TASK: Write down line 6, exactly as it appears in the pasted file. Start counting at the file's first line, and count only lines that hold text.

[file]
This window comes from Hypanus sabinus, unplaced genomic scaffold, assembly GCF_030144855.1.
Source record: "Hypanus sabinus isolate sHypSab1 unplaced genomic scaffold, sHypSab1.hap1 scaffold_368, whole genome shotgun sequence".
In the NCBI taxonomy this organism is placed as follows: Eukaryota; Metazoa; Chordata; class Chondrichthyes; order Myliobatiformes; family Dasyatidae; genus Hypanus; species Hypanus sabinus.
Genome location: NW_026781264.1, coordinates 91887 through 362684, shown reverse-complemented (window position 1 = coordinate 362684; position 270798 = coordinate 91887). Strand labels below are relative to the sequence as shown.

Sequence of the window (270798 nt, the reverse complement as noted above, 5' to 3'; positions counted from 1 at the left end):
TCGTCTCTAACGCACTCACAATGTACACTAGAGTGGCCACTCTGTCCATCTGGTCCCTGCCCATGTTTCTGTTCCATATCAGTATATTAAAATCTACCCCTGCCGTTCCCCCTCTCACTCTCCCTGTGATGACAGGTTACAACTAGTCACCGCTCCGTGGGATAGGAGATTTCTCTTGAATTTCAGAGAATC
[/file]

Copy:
TCGTCTCTAACGCACTCACAATGTACACTAGAGTGGCCACTCTGTCCATCTGGTCCCTGCCCATGTTTCTGTTCCATATCAGTATATTAAAATCTACCCCTGCCGTTCCCCCTCTCACTCTCCCTGTGATGACAGGTTACAACTAGTCACCGCTCCGTGGGATAGGAGATTTCTCTTGAATTTCAGAGAATC